Last year I wrote several columns pondering the great gamesmanship underlying the boisterous President Trump’s edgy exchanges of radioactive rhetoric with China’s North Korean puppet, Kim Jong-Un. In those articles, I eschewed the notion that North Korea’s dictator pursues his nuclear ambition without Chin’s approval. The usual media coverage tends to leave China out of the picture. But North Korea’s Kim dynasty owes its very existence to the Chinese Communist regime. That is an historic and ongoing fact. It seems preposterous to analyze events in what is literally China’s backyard without considering the Communist regime’s deep interest, and likely role, in those events.
Alan Keyes | All Articles
- Subscribe to RSS
For a long while Alan Keyes has been involved in government, politics and citizen activism. He did service in government as a Foreign Service Officer, and was appointed by President Ronald Reagan to be the U.S. Ambassador to the UN Economic and Social Council, and later served as Assistant Secretary of State for International Organization Affairs. He has been involved in politics, twice as a candidate for the United States Senate, and also as a participant in the GOP primaries for President of the United States. He is Christian, Catholic, Pro-life and pro-liberty. He is sworn to uphold the Constitution of the United States, and dedicated to preserving the the republican form of government it establishes. He upholds and seeks to reinvigorate the now beleaguered sovereignty of the American people, and to restore respect for the principles set forth in the American Declaration of Independence. In light of those principles, he believes that the top priority of our political life is to restore respect for the existence and authority of the Creator, God and on the basis of that respect rebuild the moral conscience and character without which the American people cannot hope to preserve their liberty.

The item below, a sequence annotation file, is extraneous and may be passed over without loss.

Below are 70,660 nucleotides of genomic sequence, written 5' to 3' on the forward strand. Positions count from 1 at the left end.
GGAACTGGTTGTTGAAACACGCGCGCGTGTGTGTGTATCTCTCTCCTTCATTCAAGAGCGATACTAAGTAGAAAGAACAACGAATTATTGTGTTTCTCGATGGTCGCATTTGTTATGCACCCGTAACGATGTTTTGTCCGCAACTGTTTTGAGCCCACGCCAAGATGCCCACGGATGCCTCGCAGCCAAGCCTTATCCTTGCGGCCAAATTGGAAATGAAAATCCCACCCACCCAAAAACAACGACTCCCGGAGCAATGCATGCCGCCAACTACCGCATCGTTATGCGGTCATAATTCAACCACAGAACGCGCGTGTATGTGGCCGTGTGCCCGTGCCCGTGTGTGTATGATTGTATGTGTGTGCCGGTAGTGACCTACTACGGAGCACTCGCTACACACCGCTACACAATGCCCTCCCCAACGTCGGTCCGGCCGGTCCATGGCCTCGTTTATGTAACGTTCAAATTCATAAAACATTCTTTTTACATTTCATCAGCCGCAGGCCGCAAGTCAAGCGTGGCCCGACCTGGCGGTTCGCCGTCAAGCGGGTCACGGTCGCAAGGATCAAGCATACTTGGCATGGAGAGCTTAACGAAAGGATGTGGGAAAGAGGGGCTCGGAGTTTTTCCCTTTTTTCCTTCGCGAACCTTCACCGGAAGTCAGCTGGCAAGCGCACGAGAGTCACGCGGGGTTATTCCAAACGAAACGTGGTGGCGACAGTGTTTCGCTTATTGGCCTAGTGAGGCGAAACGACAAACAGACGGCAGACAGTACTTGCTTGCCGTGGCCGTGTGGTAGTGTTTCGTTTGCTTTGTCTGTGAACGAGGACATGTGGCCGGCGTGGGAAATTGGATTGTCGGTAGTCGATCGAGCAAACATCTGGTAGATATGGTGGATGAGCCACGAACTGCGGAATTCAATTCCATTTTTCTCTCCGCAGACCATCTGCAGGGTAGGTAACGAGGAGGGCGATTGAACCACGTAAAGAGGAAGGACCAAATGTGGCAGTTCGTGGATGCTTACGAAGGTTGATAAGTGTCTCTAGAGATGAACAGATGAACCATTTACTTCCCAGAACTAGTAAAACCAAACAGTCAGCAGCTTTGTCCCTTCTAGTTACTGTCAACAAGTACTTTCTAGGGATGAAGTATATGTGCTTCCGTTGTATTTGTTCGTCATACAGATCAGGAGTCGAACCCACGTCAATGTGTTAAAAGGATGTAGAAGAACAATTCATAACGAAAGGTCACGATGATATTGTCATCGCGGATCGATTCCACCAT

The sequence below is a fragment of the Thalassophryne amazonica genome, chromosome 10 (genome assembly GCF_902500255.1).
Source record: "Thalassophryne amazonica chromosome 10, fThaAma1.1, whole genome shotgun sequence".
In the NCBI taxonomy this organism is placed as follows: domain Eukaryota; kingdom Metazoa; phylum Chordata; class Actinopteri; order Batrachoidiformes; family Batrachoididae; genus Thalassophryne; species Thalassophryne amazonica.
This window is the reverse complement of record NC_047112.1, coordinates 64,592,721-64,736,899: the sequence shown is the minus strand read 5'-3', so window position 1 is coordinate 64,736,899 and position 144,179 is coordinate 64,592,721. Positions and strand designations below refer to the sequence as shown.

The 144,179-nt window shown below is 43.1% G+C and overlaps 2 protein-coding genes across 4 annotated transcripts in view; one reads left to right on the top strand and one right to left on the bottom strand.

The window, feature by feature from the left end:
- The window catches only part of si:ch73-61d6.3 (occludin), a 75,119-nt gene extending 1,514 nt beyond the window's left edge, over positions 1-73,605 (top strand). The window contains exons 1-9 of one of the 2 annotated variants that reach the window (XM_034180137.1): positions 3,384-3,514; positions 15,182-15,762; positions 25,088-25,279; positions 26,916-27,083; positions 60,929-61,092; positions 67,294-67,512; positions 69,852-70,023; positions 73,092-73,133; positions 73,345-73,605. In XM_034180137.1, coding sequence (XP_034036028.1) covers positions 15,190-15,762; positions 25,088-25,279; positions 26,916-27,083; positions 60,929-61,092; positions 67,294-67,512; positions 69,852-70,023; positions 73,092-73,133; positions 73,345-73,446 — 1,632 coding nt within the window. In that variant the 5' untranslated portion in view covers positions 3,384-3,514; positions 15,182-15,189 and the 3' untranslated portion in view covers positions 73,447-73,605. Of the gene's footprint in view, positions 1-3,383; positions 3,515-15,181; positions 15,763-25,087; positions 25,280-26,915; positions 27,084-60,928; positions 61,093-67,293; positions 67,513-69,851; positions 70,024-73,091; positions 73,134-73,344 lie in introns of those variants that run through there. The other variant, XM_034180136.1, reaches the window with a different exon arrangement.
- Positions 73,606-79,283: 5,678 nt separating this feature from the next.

President Donald Trump recently signed “an executive order…to establish a faith-based office, the White House Faith and Opportunity Initiative.” Now, I have never been a fan of government-sponsored faith-based initiatives. The opening paragraph of a blog post I wrote in 2009 (entitled “Obama’s Pietism: Helping faith or enforcing Godlessness?”) epitomizes my longstanding view of such initiatives:
When the claim of right destroys the freedom to do what’s right, is liberty gone?